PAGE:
David Fegley ’13
“Rather than watch Melanie’s cold slowly progress, we, her loyal third-floor Barrows friends, decided to take action. We needed a holiday, a new holiday, to celebrate all things Melanie.”
The thing about my friend Melanie is that she’s emotional. That’s not to say she’s alone — this is college, after all, and in a first-year dorm like Barrows there’s no shortage of raging hormones and mini-dramas. But Melanie’s not like other kids. Case-in-point: When NBC aired a 30-second promo for the much-anticipated wedding episode of ‘The Office,’ it only took about 20 seconds before Melanie was in tears. She cares and empathizes on a deep level with other people, which is both a blessing and a curse.
Not long ago, Melanie had a rough week. It began on the last weekend of Fall Break, when she tore her cornea and would end up missing two days of classes. Upon her return to Oberlin on Wednesday, she thrice fell off her bike, which we had taught her how to ride the month before. That Thursday, she caught a cold and joined us for dinner at Stevenson just so she could quietly sip on peppermint tea. Her week was capped off, as it always is, with Barrows’ Sunday Night Movie Night. On this particular week, we rented a French film called “Tell No One” - the plot revolves around a husband’s search to find his wife’s murderer. Suffice to say, this did not go over well with Melanie.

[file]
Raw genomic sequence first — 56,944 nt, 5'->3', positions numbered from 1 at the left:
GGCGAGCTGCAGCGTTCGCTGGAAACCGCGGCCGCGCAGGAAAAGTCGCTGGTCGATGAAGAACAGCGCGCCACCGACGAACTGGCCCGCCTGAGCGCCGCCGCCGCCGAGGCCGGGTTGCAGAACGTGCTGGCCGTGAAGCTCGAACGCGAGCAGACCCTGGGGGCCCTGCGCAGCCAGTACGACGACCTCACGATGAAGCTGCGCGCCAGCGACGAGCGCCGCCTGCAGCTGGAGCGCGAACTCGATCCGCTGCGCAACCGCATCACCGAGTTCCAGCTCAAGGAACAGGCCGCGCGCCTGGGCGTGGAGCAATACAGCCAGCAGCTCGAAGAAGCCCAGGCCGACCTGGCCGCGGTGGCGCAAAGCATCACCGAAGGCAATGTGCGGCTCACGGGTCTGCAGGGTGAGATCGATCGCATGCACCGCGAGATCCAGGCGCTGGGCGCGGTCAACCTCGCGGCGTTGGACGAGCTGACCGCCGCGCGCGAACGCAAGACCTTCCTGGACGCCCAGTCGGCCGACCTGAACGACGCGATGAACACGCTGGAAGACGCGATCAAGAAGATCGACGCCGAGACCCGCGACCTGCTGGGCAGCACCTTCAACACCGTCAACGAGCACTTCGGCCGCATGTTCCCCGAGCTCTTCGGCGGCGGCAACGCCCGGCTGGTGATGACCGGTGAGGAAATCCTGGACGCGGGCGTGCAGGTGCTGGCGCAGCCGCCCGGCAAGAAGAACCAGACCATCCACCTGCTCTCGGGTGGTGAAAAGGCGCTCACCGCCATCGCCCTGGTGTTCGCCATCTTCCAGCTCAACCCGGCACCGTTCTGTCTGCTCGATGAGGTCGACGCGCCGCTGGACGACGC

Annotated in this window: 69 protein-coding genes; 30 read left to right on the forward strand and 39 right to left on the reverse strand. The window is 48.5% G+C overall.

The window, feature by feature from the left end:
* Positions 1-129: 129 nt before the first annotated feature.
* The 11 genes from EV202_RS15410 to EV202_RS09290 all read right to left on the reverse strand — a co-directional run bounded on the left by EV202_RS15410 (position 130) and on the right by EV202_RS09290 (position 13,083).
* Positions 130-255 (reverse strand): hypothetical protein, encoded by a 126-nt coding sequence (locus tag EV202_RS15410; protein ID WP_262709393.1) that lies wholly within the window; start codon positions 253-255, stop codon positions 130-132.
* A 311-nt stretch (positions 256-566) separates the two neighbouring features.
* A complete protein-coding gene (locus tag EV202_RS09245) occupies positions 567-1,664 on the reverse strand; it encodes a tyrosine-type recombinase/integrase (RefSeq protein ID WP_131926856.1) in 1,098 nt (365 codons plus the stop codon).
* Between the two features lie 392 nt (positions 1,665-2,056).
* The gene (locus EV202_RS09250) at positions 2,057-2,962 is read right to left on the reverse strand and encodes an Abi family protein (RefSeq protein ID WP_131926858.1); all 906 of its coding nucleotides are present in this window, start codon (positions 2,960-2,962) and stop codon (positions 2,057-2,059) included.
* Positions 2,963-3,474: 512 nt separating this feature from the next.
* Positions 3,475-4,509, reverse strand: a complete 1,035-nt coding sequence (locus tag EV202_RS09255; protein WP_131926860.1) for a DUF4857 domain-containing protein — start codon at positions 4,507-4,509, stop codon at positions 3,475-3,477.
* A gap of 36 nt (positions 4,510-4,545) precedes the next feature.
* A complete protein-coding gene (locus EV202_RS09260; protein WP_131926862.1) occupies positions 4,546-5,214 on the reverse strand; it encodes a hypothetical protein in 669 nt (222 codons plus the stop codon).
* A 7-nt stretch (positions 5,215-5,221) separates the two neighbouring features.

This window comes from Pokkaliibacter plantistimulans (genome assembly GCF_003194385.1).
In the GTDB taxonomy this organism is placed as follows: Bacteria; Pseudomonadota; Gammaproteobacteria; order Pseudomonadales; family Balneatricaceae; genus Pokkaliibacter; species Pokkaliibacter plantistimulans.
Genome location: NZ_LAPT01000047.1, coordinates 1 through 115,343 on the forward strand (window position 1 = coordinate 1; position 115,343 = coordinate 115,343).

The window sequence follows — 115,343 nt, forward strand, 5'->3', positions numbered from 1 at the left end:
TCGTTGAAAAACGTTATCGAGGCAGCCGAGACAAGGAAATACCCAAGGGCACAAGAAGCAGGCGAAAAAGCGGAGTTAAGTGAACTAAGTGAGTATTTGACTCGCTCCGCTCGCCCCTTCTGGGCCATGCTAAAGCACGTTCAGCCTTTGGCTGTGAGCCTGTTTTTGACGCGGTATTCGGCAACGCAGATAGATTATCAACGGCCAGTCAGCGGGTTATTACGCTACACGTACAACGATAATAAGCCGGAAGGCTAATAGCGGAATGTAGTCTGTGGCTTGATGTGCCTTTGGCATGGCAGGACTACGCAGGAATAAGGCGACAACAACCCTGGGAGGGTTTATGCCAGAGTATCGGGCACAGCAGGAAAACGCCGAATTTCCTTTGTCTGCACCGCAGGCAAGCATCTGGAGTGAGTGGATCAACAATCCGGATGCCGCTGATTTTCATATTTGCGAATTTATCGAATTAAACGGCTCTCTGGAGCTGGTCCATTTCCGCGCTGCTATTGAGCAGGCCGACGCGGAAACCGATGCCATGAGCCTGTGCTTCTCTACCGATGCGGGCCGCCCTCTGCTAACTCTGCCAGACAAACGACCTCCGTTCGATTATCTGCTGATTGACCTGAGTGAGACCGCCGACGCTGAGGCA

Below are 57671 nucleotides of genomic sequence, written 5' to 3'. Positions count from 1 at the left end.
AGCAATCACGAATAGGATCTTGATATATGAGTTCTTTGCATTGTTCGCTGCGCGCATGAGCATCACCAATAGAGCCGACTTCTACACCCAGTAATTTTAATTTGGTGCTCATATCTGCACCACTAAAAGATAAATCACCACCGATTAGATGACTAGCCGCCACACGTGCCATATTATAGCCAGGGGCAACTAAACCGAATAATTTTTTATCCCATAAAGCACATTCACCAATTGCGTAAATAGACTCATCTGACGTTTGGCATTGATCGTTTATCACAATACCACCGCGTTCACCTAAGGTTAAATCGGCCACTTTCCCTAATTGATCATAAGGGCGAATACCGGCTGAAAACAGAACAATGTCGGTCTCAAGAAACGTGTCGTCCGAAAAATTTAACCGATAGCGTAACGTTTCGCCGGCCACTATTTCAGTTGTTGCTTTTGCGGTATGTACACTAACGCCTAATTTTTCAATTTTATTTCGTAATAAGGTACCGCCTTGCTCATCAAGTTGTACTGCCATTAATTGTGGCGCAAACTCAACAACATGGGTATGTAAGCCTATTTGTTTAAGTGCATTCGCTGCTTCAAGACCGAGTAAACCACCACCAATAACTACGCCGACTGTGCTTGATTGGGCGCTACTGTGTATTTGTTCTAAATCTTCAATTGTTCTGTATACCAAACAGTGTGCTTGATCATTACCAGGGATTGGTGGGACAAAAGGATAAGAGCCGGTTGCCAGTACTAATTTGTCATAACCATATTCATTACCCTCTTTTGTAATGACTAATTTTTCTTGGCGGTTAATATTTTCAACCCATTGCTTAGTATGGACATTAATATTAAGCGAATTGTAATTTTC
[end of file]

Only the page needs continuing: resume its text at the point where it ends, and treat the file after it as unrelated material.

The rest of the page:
But rather than watch Melanie’s cold slowly progress, we, her loyal third-floor Barrows friends, decided to take action. We were all eating lunch at Stevenson — Melanie was back at Barrows feeling ill — when the idea sprang up. We needed a holiday, a new holiday, to celebrate all things Melanie. And thus, SmileFest ’09 was born.
First things first, we decided, we’ll need an inexpensive (we are college kids after all) and meaningful gift. After much deliberation, we decided on a bike bell! It was perfect: who doesn’t love bike bells?
Second, we decided that we needed something with heart and personality — and few things say heart and personality like homemade poems written by non-poets, which, conveniently, all of us happened to be. We collaborated to create the following couplets — stanzas of poetry so profound they likely made Emily Dickinson posthumously jealous. Here’s a sample:
In thinking about the past few days, something soon came to light
Despite all your awesomeness, few things have gone right.
You fell off your bike which is never much fun,
And you wept violently after we watched “Tell No One.”
The way things are going; it wouldn’t come as a surprise
If you happened to get swine flu or choke on Stevie’s fries
Cornea tears and tears can make for a rough week.
But smile and chin up, friend — the prospects aren’t that bleak.
That night, as she worked on an essay in her room, a dozen of us paraded in. We abruptly turned off the lights, turned on the Rocky theme song and bid our friend a Happy SmileFest. She was confused at first. And then, she cried. But this time, it was the good kind of crying.
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